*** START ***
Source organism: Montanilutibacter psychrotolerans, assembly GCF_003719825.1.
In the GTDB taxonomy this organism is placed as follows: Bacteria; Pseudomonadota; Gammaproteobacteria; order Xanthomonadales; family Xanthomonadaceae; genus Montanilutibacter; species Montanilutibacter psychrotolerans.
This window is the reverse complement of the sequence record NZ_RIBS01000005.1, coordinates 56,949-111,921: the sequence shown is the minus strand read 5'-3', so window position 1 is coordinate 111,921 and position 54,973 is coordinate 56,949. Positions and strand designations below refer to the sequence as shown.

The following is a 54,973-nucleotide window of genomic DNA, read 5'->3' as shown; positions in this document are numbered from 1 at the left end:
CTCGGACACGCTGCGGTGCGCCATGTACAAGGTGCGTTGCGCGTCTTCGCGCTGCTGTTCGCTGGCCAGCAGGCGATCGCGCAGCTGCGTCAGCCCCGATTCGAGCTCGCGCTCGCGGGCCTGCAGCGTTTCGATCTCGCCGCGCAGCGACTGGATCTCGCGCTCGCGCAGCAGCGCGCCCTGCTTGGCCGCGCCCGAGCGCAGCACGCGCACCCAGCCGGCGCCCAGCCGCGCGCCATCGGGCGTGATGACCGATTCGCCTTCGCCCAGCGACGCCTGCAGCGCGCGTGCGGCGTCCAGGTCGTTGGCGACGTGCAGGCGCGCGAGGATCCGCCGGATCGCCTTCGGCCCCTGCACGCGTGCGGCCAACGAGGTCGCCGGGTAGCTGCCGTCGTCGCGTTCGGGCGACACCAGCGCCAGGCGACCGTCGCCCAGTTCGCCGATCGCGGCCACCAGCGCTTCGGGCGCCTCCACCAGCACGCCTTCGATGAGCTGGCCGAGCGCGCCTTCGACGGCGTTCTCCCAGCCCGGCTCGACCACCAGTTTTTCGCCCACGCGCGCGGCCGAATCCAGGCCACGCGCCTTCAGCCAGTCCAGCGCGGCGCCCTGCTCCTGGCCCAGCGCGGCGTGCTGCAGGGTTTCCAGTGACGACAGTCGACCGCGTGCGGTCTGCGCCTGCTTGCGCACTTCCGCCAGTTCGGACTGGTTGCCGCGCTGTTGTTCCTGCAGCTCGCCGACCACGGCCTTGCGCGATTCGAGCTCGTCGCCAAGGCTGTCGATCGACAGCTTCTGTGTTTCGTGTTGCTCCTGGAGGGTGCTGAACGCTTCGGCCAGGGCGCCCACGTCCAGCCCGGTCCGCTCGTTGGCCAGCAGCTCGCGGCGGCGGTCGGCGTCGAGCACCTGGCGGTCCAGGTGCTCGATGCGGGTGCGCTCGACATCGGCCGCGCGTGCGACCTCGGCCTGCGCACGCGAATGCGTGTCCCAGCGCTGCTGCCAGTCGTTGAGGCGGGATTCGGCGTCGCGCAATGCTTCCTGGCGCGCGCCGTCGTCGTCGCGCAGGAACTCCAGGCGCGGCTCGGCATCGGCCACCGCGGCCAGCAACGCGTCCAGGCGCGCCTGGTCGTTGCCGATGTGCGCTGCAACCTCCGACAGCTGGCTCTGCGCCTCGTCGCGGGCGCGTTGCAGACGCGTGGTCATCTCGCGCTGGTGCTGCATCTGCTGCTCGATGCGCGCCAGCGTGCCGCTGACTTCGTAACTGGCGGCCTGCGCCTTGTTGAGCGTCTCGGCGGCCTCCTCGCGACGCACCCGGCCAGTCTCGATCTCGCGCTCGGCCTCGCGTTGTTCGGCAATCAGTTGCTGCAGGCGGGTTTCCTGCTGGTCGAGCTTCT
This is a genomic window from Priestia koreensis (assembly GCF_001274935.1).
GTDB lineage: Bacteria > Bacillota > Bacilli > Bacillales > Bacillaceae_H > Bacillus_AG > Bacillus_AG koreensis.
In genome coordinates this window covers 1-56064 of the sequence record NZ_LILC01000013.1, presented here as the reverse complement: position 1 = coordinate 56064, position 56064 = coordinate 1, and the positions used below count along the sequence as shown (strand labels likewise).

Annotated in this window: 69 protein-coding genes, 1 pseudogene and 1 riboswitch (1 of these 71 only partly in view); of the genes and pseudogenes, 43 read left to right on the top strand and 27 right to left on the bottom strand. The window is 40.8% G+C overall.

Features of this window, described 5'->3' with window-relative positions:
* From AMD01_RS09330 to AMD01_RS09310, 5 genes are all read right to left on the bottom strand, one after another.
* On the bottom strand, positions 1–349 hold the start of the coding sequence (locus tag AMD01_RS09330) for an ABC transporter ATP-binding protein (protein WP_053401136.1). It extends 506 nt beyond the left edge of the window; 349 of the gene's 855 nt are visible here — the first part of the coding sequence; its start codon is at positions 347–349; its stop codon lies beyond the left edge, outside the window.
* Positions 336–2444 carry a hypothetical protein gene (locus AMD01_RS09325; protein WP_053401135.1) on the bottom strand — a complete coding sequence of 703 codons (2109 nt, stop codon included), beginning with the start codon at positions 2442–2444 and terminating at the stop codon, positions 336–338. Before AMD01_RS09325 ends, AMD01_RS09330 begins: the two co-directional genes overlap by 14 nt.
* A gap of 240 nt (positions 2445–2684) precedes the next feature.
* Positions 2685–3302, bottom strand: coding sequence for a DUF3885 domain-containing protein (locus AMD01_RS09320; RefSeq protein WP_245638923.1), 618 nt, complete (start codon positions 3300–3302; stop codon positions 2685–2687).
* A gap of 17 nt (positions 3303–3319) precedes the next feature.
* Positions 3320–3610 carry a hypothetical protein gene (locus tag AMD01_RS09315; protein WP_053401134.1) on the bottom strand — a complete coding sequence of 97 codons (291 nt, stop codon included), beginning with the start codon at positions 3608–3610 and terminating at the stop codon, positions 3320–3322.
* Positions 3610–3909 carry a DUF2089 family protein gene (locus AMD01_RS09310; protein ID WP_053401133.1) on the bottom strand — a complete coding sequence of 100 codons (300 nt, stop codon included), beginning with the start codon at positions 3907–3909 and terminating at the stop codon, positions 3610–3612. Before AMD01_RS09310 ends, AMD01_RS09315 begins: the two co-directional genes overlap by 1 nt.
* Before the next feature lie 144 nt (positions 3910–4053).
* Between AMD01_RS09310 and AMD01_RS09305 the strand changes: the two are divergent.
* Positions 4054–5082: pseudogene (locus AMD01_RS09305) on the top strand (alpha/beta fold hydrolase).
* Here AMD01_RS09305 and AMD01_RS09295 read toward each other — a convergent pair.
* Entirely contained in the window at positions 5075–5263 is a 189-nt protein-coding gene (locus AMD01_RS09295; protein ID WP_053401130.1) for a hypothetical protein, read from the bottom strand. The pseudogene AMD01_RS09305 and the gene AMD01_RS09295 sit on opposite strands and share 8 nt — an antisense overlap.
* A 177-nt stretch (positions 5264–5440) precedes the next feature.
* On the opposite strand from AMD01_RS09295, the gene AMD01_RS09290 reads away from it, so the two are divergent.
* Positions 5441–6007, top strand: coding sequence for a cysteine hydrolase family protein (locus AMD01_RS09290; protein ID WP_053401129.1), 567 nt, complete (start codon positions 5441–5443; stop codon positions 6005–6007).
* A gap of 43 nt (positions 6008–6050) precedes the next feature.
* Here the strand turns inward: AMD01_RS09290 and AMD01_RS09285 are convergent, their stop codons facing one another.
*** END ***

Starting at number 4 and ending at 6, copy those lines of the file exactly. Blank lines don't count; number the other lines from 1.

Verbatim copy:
The following is a 54,973-nucleotide window of genomic DNA, read 5'->3' as shown; positions in this document are numbered from 1 at the left end:
CTCGGACACGCTGCGGTGCGCCATGTACAAGGTGCGTTGCGCGTCTTCGCGCTGCTGTTCGCTGGCCAGCAGGCGATCGCGCAGCTGCGTCAGCCCCGATTCGAGCTCGCGCTCGCGGGCCTGCAGCGTTTCGATCTCGCCGCGCAGCGACTGGATCTCGCGCTCGCGCAGCAGCGCGCCCTGCTTGGCCGCGCCCGAGCGCAGCACGCGCACCCAGCCGGCGCCCAGCCGCGCGCCATCGGGCGTGATGACCGATTCGCCTTCGCCCAGCGACGCCTGCAGCGCGCGTGCGGCGTCCAGGTCGTTGGCGACGTGCAGGCGCGCGAGGATCCGCCGGATCGCCTTCGGCCCCTGCACGCGTGCGGCCAACGAGGTCGCCGGGTAGCTGCCGTCGTCGCGTTCGGGCGACACCAGCGCCAGGCGACCGTCGCCCAGTTCGCCGATCGCGGCCACCAGCGCTTCGGGCGCCTCCACCAGCACGCCTTCGATGAGCTGGCCGAGCGCGCCTTCGACGGCGTTCTCCCAGCCCGGCTCGACCACCAGTTTTTCGCCCACGCGCGCGGCCGAATCCAGGCCACGCGCCTTCAGCCAGTCCAGCGCGGCGCCCTGCTCCTGGCCCAGCGCGGCGTGCTGCAGGGTTTCCAGTGACGACAGTCGACCGCGTGCGGTCTGCGCCTGCTTGCGCACTTCCGCCAGTTCGGACTGGTTGCCGCGCTGTTGTTCCTGCAGCTCGCCGACCACGGCCTTGCGCGATTCGAGCTCGTCGCCAAGGCTGTCGATCGACAGCTTCTGTGTTTCGTGTTGCTCCTGGAGGGTGCTGAACGCTTCGGCCAGGGCGCCCACGTCCAGCCCGGTCCGCTCGTTGGCCAGCAGCTCGCGGCGGCGGTCGGCGTCGAGCACCTGGCGGTCCAGGTGCTCGATGCGGGTGCGCTCGACATCGGCCGCGCGTGCGACCTCGGCCTGCGCACGCGAATGCGTGTCCCAGCGCTGCTGCCAGTCGTTGAGGCGGGATTCGGCGTCGCGCAATGCTTCCTGGCGCGCGCCGTCGTCGTCGCGCAGGAACTCCAGGCGCGGCTCGGCATCGGCCACCGCGGCCAGCAACGCGTCCAGGCGCGCCTGGTCGTTGCCGATGTGCGCTGCAACCTCCGACAGCTGGCTCTGCGCCTCGTCGCGGGCGCGTTGCAGACGCGTGGTCATCTCGCGCTGGTGCTGCATCTGCTGCTCGATGCGCGCCAGCGTGCCGCTGACTTCGTAACTGGCGGCCTGCGCCTTGTTGAGCGTCTCGGCGGCCTCCTCGCGACGCACCCGGCCAGTCTCGATCTCGCGCTCGGCCTCGCGTTGTTCGGCAATCAGTTGCTGCAGGCGGGTTTCCTGCTGGTCGAGCTTCT
This is a genomic window from Priestia koreensis (assembly GCF_001274935.1).